It’s barely 9:30 a.m., but already the walkway between the Anglican Cathedral of St. Mary and St. Bartholomew and the bishop’s residence is a furnace, and the dozens of choristers who line it are sweating in their gowns.
In the meagre shade of the residence’s porch, James Almasi, bishop of southern Tanzania’s diocese of Masasi, stands beside David Irving, bishop of the diocese of Saskatoon, and bows his head. Raising a hand over the group waiting for the procession to begin—a mix of Canadian visitors, Tanzanian priests and acolytes—Almasi says a blessing.
It’s Sunday, May 14, and hundreds of Anglicans have turned out to celebrate the arrival of a delegation from the Primate’s World Relief and Development Fund (PWRDF), the relief and development arm of the Anglican Church of Canada. It is a day for confirmations, and Irving, a member of the PWRDF board, has been asked to preach at the service.
The prayer complete, Almasi walks down the steps, and the choir breaks into a hymn. The procession makes its way to the cathedral doors.
From the slopes of Mtandi Mountain, the cathedral overlooks the town of Masasi; away to the south, the savannah stretches for hundreds of kilometres to the Ruvuma River and Mozambique.
Completed in 1910, 34 years after Christianity was brought to the region by a group of freed slaves from Zanzibar, the cathedral grew to be the centre of what became, in 1926, the diocese of Masasi. It is now a centre of Anglo-Catholicism in the Anglican Church of Tanzania.
Masasi has long-standing ties with the Anglican Church of Canada, including a formal partner relationship with the diocese of Montreal. In the past 20 years, Masasi’s diocesan leaders have worked closely on a variety of PWRDF projects, from care for those suffering from HIV/AIDS to building fish farms.
Over the past five years, the emphasis has been on preventive health and food security. Beneficiaries in 21 villages in the Masasi district and the neighbouring Nachingwea district have received livestock, seeds, medicine and education, to help them establish a sustainable food supply and cultivate better nutrition and health practices. Known locally as CHIP (Community Health Improvement Program), the project has received $3.32 million from PWRDF and Canadian International Development Assistance (CIDA).
In 2014, the Canadian government announced that it had allocated $370 million to support NGOs engaged in partnerships to strengthen maternal, newborn and child health.
“When the Canadian government launched this specific call for maternal, newborn and child health, we really saw an opportunity to use the lessons learned [through CHIP],” says Zaida Bastos, director of PWRDF’s development partnership program, who has been involved in development work in the region since 1997.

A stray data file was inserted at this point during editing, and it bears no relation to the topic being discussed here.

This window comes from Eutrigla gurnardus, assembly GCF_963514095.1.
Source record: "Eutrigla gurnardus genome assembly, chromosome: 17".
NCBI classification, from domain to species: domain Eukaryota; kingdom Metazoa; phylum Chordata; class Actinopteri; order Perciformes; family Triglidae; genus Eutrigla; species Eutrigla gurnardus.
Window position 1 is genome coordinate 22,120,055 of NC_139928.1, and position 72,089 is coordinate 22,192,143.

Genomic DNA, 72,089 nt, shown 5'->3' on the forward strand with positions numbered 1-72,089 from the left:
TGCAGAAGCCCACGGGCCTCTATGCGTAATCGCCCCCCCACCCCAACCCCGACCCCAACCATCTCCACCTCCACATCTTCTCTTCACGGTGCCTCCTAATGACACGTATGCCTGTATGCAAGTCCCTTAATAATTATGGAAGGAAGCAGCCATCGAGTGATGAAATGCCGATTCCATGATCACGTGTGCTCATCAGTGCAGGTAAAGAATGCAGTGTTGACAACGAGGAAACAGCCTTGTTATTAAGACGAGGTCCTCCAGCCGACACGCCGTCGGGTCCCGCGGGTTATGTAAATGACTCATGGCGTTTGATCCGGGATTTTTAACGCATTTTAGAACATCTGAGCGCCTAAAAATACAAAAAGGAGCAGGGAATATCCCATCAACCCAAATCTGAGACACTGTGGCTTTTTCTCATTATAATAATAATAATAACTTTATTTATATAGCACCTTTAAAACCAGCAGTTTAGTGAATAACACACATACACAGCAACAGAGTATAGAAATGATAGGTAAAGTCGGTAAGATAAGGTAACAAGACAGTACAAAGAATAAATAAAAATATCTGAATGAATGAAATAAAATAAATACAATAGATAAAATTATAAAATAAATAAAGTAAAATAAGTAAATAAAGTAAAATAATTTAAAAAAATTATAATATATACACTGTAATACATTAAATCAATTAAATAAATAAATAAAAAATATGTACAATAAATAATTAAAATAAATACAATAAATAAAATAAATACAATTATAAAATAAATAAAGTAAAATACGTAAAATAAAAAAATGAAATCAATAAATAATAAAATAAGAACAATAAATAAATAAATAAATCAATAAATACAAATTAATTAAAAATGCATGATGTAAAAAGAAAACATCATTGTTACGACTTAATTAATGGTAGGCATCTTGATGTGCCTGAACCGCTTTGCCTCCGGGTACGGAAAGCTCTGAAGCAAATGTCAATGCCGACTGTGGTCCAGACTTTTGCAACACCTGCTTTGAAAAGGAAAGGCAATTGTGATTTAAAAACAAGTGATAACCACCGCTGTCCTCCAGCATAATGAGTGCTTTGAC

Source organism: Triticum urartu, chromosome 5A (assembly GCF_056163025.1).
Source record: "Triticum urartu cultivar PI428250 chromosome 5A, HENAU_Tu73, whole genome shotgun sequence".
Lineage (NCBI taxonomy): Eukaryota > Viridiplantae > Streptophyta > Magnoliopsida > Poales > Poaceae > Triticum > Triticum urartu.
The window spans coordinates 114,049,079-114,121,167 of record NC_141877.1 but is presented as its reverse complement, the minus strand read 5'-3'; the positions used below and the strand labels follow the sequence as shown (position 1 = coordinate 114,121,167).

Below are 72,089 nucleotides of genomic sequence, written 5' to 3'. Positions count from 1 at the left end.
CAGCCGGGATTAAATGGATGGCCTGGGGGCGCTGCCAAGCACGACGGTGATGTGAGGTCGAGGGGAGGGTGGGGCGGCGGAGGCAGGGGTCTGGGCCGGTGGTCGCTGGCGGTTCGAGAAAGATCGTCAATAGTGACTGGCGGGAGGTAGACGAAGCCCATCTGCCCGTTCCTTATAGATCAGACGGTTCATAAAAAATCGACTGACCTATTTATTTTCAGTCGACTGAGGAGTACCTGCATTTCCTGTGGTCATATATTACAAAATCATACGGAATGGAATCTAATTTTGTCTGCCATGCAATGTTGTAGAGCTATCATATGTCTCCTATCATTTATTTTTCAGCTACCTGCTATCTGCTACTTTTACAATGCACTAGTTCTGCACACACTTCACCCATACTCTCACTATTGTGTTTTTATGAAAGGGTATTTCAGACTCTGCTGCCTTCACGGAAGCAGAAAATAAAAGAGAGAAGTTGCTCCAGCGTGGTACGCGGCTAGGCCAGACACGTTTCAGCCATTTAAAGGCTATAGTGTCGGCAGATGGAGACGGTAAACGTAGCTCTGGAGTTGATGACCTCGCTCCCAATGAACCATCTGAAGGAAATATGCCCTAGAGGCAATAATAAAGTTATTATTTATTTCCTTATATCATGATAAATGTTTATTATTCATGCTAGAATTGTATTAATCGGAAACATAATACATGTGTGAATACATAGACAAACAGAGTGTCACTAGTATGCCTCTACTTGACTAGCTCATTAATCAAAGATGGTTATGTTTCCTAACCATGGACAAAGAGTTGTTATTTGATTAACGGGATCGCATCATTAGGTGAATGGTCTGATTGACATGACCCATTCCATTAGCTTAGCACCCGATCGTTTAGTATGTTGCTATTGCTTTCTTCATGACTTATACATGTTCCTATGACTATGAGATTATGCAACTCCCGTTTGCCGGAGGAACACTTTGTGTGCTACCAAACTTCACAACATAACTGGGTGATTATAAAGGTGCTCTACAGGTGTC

PWRDF reached a five-year funding agreement with the Department of Foreign Affairs, Trade and Development totalling $17.69 million for its All Mothers and Children Count (AMCC) program, aimed at improving maternal, newborn and child health in 350 villages across Burundi, Mozambique, Rwanda and Tanzania.
Of that money, $5 million is earmarked for development projects in the diocese of Masasi, which covers a large swath of territory along the Tanzania-Mozambique border and straddles the districts of Masasi, Mtwara, Tunduru, Nachingwea, Lindi, Newala and Nanyumbu. It is a region with a population of 3.26 million, many of whom are among the 46.6% of Tanzanians the United Nations Human Development Report says subsist on less than US$2 a day.
Data published by the Tanzania Human Development Report in 2014 show that 64% of mainland Tanzanians live in poverty, particularly acute in rural regions like Masasi. The proportion of those living in extreme poverty is 31.3%, as judged by the Multidimensional Poverty Index, which weighs factors relating to education, health and living standards.
The AMCC project runs from 2015 to 2020 and targets 72 villages, mainly in Tunduru on the diocese’s western reaches. Its overall focus is on lowering mortality rates among young children and new mothers. (According to UNICEF, the infant mortality rate across Tanzania is 51/1000 live births and maternal mortality is 454/100,000 live births.)
But as Bastos explains, dealing with this particular problem means tackling a slew of issues, from gender equality to access to food and water.
“It is all related—a woman that doesn’t have a good health status, doesn’t have a good nutrition. Of course, [she] will deliver a baby that [has] low birth weight and the chances of dying are higher,” she says.